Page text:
Earth’s wetlands are havens for wildlife and vital to the water cycle, but they are also under threat. An ESA-led initiative aims to develop a global wetland information service based on Earth Observation for conservation efforts. The Globwetland project has now entered a new phase, with prototype products being developed based on sites across four continents.
Fifteen years after its launch, the grand ESA/NASA Ulysses space mission is still going strong, orbiting the Sun and continuing to tell exciting stories about our nearest star.
As of 1 October, the second 2005 campaign of the Women’s International Space Simulation for Exploration (WISE) study has been fully under way. All 12 female participants are now lying in bed tilted head down at an angle of 6º below horizontal, so that their heads are slightly lower than their feet.
The participants will undertake all activities in this position for 60 days. Remaining in this head-down, tilted position results in physiological changes that also occur in astronauts during spaceflight. The study will assess the roles of nutrition and combined physical exercise in countering the adverse effects of extended gravitational unloading through bed rest.
The participants in this second campaign started moving in pairs into the study location, the MEDES Space Clinic at the Rangueil Hospital in Toulouse, France, on 6 September. Prior to the start of the 60 days of bed-rest, there was a 20-day period during which physiological data were collected for use for comparative purposes throughout the study. The first participants to arrive were thus in bed in the head-down, tilted position by 26 September.
The second campaign attracted responses from women across Europe. From among these candidates, a planned dozen were chosen to take part in the study. Seven of these come from France, three come from Finland, one from Switzerland and one from the United Kingdom.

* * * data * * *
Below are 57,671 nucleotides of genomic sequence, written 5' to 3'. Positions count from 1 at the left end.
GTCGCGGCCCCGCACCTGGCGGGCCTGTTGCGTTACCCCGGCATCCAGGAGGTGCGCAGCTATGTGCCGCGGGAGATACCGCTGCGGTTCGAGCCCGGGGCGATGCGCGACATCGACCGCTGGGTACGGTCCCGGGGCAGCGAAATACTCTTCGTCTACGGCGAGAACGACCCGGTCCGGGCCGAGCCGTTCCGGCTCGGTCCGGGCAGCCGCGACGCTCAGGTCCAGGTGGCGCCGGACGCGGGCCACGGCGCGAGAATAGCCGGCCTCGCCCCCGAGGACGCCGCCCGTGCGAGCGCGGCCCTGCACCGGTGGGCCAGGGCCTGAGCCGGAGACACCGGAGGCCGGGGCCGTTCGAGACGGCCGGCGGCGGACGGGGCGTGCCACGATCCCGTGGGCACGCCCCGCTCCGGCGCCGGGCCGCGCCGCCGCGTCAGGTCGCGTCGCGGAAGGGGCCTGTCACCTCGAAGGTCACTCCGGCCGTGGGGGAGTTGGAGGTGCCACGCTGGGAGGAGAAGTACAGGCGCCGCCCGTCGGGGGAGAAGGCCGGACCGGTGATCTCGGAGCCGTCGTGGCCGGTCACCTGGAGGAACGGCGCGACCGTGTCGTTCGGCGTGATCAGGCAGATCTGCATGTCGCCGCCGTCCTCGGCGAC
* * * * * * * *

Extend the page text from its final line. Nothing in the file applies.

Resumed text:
Do giant flashes of lightning striking upwards from thunder clouds merely pose an extraordinarily spectacular view? Or do they actually alter the chemical composition of the atmosphere, playing a role in ozone depletion and the climate on Earth? This is the key question that may be answered by specially designed cameras, which ESA proposes to place on board the International Space Station.
Two satellite sensors work better than one for the study of Earth’s oceans, atmosphere and land – that was the message of a major ESA workshop bringing together scientific users of Envisat’s MERIS and AATSR instruments.
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Australian researchers have found Envisat’s MERIS sensor can detect coral bleaching down to ten metres deep. This means Envisat could potentially monitor impacted coral reefs worldwide on a twice-weekly basis.
An Envisat view of the East Coast of the United States including the city of New York.
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ESA’s SMART-1 mission in orbit around the Moon has had its scientific lifetime extended by ingenious use of its solar-electric propulsion system (or ‘ion engine’).
French explorers Olivier Pezeron and Arnaud Fauvet enjoyed gourmet space food on their 20-day Greenland expedition this summer. The menu, prepared by a French chef for ESA astronauts, included delicacies such as sword fish, duck with capers and Thai chicken.
Much of our Universe has long remained invisible. Our eyes perceive only a fraction of the electromagnetic spectrum. Seeing at infrared wavelengths, for instance, allows astronomers to explore hidden celestial objects and processes such as the birth of stars. In two years, they will be able to use the most powerful of all infrared space telescopes, Herschel.